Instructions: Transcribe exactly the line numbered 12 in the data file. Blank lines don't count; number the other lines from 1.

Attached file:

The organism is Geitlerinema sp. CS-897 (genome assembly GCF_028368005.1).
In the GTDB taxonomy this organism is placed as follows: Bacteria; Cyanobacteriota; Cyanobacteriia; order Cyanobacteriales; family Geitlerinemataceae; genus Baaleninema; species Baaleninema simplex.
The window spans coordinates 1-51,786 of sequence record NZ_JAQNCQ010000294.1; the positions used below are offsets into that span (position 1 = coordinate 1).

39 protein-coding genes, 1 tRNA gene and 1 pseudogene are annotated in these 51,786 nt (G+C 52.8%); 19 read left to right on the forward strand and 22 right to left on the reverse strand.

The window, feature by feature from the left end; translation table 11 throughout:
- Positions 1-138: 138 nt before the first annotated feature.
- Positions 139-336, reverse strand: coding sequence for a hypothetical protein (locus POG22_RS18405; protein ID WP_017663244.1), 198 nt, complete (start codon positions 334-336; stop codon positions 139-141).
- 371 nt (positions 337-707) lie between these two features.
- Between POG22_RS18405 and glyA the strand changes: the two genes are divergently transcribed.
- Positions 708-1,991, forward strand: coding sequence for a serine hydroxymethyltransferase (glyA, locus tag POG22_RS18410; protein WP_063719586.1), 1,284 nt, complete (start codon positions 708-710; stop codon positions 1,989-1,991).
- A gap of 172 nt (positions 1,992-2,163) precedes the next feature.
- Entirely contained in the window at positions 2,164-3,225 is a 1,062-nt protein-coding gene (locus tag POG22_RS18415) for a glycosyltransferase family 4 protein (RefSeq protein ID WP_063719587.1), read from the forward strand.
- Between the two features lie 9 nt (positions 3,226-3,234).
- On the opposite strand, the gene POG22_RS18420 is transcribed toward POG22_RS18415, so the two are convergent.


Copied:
- Entirely contained in the window at positions 2,164-3,225 is a 1,062-nt protein-coding gene (locus tag POG22_RS18415) for a glycosyltransferase family 4 protein (RefSeq protein ID WP_063719587.1), read from the forward strand.